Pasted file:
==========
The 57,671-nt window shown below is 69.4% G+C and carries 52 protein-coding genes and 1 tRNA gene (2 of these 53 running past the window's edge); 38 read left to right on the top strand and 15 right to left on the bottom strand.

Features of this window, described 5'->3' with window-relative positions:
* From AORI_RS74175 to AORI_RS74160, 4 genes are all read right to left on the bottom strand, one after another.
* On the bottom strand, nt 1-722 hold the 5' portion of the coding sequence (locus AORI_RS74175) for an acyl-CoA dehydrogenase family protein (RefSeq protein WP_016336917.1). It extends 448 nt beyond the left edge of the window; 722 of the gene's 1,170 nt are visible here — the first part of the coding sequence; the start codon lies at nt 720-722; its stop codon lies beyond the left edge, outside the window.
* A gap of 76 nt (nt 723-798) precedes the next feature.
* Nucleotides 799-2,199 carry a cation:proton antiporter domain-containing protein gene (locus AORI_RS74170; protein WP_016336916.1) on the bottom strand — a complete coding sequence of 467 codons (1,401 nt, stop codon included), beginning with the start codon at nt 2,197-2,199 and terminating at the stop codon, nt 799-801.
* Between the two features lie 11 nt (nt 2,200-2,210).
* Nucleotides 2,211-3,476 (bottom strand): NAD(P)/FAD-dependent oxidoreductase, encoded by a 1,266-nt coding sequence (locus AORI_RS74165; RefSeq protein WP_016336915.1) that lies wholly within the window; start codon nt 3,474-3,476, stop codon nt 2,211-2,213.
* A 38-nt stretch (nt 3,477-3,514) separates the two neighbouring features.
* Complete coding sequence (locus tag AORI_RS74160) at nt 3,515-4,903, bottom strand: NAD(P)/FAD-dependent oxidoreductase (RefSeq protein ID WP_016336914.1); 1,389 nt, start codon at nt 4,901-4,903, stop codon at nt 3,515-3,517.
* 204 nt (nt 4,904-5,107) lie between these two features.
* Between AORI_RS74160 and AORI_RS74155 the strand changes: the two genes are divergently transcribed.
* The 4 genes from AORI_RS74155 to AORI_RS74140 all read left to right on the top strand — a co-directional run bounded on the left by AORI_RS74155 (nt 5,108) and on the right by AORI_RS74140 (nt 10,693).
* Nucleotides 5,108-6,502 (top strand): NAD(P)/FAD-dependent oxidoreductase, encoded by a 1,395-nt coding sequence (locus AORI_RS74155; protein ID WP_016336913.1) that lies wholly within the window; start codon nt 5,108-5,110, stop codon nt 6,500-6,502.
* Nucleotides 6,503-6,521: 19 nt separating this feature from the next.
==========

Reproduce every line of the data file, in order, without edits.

The 57,671-nt window shown below is 69.4% G+C and carries 52 protein-coding genes and 1 tRNA gene (2 of these 53 running past the window's edge); 38 read left to right on the top strand and 15 right to left on the bottom strand.

Features of this window, described 5'->3' with window-relative positions:
* From AORI_RS74175 to AORI_RS74160, 4 genes are all read right to left on the bottom strand, one after another.
* On the bottom strand, nt 1-722 hold the 5' portion of the coding sequence (locus AORI_RS74175) for an acyl-CoA dehydrogenase family protein (RefSeq protein WP_016336917.1). It extends 448 nt beyond the left edge of the window; 722 of the gene's 1,170 nt are visible here — the first part of the coding sequence; the start codon lies at nt 720-722; its stop codon lies beyond the left edge, outside the window.
* A gap of 76 nt (nt 723-798) precedes the next feature.
* Nucleotides 799-2,199 carry a cation:proton antiporter domain-containing protein gene (locus AORI_RS74170; protein WP_016336916.1) on the bottom strand — a complete coding sequence of 467 codons (1,401 nt, stop codon included), beginning with the start codon at nt 2,197-2,199 and terminating at the stop codon, nt 799-801.
* Between the two features lie 11 nt (nt 2,200-2,210).
* Nucleotides 2,211-3,476 (bottom strand): NAD(P)/FAD-dependent oxidoreductase, encoded by a 1,266-nt coding sequence (locus AORI_RS74165; RefSeq protein WP_016336915.1) that lies wholly within the window; start codon nt 3,474-3,476, stop codon nt 2,211-2,213.
* A 38-nt stretch (nt 3,477-3,514) separates the two neighbouring features.
* Complete coding sequence (locus tag AORI_RS74160) at nt 3,515-4,903, bottom strand: NAD(P)/FAD-dependent oxidoreductase (RefSeq protein ID WP_016336914.1); 1,389 nt, start codon at nt 4,901-4,903, stop codon at nt 3,515-3,517.
* 204 nt (nt 4,904-5,107) lie between these two features.
* Between AORI_RS74160 and AORI_RS74155 the strand changes: the two genes are divergently transcribed.
* The 4 genes from AORI_RS74155 to AORI_RS74140 all read left to right on the top strand — a co-directional run bounded on the left by AORI_RS74155 (nt 5,108) and on the right by AORI_RS74140 (nt 10,693).
* Nucleotides 5,108-6,502 (top strand): NAD(P)/FAD-dependent oxidoreductase, encoded by a 1,395-nt coding sequence (locus AORI_RS74155; protein ID WP_016336913.1) that lies wholly within the window; start codon nt 5,108-5,110, stop codon nt 6,500-6,502.
* Nucleotides 6,503-6,521: 19 nt separating this feature from the next.